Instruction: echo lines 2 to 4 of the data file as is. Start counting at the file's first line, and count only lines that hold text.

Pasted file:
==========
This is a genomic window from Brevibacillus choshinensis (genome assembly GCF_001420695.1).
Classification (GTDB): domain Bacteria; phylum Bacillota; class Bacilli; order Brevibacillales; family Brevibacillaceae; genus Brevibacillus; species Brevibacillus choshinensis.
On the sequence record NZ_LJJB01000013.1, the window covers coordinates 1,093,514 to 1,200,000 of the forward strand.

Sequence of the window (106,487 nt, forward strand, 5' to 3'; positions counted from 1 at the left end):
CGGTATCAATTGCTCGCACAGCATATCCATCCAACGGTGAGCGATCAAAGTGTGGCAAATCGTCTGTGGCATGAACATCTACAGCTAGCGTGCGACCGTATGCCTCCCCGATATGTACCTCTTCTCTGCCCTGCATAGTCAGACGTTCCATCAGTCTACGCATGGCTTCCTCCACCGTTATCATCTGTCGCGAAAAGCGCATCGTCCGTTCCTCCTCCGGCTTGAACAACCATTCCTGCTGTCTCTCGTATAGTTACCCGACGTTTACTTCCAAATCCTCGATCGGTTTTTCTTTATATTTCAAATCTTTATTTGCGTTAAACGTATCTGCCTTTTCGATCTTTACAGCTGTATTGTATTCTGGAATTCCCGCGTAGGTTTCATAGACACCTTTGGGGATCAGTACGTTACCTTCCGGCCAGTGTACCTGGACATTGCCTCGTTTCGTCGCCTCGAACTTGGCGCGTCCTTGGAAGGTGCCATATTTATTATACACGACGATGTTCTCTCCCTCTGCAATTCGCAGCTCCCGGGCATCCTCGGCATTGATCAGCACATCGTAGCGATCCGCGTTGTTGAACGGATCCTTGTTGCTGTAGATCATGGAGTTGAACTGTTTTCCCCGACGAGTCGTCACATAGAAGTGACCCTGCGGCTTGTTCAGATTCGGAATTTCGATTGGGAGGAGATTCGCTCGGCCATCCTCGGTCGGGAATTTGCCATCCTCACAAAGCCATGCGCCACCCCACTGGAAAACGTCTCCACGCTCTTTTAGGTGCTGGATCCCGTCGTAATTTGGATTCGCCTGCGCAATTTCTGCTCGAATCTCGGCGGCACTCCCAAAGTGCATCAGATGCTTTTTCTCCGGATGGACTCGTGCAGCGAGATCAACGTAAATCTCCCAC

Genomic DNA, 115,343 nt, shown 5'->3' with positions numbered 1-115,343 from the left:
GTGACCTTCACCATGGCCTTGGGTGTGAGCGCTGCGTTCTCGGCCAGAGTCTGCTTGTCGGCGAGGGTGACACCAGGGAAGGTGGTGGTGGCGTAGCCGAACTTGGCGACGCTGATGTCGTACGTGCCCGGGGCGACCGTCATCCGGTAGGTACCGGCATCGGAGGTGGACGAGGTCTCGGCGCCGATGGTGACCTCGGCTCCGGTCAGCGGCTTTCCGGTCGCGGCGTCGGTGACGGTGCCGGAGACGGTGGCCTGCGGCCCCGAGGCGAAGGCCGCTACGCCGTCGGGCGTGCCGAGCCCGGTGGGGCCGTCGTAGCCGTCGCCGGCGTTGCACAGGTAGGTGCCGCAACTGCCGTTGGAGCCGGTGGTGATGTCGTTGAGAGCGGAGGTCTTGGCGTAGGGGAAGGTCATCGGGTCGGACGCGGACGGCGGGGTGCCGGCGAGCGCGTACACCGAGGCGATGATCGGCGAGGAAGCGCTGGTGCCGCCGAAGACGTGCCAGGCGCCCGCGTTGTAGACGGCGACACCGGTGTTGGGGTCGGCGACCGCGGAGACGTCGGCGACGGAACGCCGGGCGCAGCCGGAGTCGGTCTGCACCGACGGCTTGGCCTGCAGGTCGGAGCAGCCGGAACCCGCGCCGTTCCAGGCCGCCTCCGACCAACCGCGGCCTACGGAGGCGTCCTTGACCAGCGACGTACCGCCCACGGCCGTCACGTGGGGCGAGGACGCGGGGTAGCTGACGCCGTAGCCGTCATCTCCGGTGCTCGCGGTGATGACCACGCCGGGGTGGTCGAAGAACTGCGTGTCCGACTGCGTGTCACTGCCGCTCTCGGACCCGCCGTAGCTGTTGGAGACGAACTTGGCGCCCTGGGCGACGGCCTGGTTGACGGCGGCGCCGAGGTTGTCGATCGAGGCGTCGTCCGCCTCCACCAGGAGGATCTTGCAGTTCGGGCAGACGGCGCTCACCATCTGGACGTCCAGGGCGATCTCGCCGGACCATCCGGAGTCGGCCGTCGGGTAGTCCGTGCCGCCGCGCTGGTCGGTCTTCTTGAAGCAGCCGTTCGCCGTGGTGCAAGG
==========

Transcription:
Classification (GTDB): domain Bacteria; phylum Bacillota; class Bacilli; order Brevibacillales; family Brevibacillaceae; genus Brevibacillus; species Brevibacillus choshinensis.
On the sequence record NZ_LJJB01000013.1, the window covers coordinates 1,093,514 to 1,200,000 of the forward strand.

Sequence of the window (106,487 nt, forward strand, 5' to 3'; positions counted from 1 at the left end):